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‘Wonder material’ that is as flexible as tin foil but becomes harder than a diamond when it’s hit by a bullet could lead to ultra-light body armour

Daily Mail

A wonder material as flexible as tinfoil but hard enough to stop a speeding bullet has been created in the lab.

Diamene is made using two layers of graphene, the world’s first two-dimensional material which is just one atom thick, a million times thinner than human hair.

Such a substance could be used for anything from water-resistant protective coatings to ultra-light bulletproof armour.  

A wonder material as flexible as tinfoil but hard enough to stop a speeding bullet has been created in the lab. Diamene is made using two layers of graphene, the world's first two-dimensional material which is just one atom thick, a million times thinner than human hair 

A study led by the City University of New York’ (CUNY)  Advanced Science Research Center revealed how placing one piece of graphene on top of another at room temperature produced a diamond-like material.

Diamene is soft and flexible until it is put under pressure, when it becomes extremely rigid.

That means, if it was shot by a bullet, it would stop it passing through.

The properties of the material were first dreamt up in computer simulations, created as part of the study.

Experts then used an atomic force microscope to apply pressure to a two layer thick graphene matrix to test out their theory, which the technique confirmed.

The diamond-like properties were only found to emerge with exactly two layers, the team says.

In a statement on the CUNY website, lead researcher and physics professor Elisa Riedo said: ‘This is the thinnest film with the stiffness and hardness of diamond ever created.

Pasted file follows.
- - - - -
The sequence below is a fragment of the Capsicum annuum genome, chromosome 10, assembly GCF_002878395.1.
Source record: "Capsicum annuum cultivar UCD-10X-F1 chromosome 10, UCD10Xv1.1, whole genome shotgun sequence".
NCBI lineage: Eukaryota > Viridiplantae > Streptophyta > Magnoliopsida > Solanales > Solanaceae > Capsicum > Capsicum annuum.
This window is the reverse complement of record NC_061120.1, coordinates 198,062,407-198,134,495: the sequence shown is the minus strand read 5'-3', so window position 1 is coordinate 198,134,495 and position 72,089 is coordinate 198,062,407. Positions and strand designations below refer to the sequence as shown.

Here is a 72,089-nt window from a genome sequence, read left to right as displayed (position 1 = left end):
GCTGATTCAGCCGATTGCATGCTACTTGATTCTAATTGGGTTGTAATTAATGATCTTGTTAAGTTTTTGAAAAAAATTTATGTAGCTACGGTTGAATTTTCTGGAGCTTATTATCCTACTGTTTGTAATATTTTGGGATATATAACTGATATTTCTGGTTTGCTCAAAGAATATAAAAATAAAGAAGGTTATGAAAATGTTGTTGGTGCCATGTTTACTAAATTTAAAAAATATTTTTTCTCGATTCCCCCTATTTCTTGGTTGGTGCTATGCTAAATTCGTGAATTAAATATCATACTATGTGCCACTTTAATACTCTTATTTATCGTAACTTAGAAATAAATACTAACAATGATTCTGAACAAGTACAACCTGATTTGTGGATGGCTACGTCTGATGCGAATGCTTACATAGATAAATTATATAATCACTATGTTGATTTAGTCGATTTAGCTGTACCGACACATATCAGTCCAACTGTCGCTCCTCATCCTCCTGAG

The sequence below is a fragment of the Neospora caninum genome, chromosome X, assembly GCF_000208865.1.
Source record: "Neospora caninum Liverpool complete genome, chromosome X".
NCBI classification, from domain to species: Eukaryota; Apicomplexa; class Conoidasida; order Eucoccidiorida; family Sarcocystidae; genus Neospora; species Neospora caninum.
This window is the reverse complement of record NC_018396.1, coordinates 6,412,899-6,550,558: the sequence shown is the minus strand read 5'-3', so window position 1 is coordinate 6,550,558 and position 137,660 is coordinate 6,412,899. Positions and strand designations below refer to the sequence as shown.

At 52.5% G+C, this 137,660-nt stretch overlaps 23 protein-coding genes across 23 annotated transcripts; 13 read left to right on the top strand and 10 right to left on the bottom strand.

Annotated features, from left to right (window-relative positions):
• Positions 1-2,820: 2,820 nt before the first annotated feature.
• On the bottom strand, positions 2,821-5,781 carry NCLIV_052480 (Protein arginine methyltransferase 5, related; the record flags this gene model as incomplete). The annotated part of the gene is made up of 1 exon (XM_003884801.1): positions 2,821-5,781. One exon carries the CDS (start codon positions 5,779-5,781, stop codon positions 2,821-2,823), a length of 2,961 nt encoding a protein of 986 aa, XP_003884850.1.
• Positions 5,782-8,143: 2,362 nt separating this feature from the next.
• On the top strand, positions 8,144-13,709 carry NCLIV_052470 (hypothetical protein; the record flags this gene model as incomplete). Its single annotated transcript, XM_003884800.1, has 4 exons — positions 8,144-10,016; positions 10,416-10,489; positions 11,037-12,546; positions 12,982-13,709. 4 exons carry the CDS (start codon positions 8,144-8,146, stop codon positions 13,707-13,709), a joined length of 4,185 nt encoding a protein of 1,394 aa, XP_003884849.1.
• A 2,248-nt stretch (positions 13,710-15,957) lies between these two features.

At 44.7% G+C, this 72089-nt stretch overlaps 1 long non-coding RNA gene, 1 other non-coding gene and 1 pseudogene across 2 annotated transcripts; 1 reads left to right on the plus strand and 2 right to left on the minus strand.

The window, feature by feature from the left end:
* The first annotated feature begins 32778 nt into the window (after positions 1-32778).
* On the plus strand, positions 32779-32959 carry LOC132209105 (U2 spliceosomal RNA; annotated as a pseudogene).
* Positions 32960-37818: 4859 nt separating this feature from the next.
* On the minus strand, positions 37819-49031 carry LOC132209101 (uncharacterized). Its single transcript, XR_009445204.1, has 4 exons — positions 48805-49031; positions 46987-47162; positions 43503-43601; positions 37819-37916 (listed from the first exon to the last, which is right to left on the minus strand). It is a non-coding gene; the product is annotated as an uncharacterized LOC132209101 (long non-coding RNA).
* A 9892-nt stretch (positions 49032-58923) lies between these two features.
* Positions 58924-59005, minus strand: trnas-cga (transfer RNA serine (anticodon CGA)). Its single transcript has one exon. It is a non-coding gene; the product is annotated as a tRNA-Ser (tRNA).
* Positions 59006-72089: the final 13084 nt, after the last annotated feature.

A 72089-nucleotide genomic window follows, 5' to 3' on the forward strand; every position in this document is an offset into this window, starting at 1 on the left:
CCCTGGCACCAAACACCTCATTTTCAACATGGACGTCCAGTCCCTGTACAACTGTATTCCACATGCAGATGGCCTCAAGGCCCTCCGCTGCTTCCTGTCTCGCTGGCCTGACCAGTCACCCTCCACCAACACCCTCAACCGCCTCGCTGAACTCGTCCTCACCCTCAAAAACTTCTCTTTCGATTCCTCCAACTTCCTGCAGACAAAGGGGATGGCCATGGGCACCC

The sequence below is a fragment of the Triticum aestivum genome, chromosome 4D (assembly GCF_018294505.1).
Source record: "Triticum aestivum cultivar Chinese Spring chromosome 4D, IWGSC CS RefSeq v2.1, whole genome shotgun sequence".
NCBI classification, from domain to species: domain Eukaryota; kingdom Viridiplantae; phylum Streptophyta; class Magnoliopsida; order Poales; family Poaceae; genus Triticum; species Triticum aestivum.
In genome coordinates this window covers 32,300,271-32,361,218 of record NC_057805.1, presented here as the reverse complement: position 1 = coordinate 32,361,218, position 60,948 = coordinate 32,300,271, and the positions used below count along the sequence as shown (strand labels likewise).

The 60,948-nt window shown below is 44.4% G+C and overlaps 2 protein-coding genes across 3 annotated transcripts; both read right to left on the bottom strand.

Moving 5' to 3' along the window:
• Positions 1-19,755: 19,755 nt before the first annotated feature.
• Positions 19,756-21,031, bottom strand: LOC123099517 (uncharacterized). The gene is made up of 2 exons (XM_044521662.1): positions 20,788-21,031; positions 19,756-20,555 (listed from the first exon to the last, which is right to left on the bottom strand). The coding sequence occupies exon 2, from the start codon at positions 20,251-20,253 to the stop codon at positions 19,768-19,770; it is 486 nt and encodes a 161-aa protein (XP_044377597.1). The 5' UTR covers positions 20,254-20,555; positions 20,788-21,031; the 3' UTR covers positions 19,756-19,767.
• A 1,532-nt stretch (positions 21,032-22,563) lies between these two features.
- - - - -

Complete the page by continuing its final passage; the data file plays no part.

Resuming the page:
‘Previously, when we tested graphite or a single atomic layer of graphene, we would apply pressure and feel a very soft film.

‘But when the graphite film was exactly two-layers thick, all of a sudden we realized that the material under pressure was becoming extremely hard and as stiff, or stiffer, than bulk diamond.’

Graphene, which comes from graphite, has been viewed as a miracle material after it was initially discovered in 2004 by researchers at The University of Manchester, Andre Geim and Kostya Novoselov.

The discovery won the pair the Nobel Prize in Physics for their work.

Since then the material has been proposed for use in renewable energy and night vision goggles.

Graphene is a single atomic layer of carbon atoms bound in a hexagonal network.

The diamond-like properties were only found to emerge with exactly two layers of grapene. This image shows a 3D illustration of a graphene molecular grid, whose atoms connect in a hexagonal crystal lattice

It not only promises to revolutionize semiconductor, sensor, and display technology, but could also lead to breakthroughs in fundamental quantum physics research.

It is often depicted as an atomic-scale chicken wire made of carbon atoms and their bonds.

Scientists believe it could one day be used to make transparent conducting materials, biomedical sensors and even extremely light, yet strong, aircraft of the future.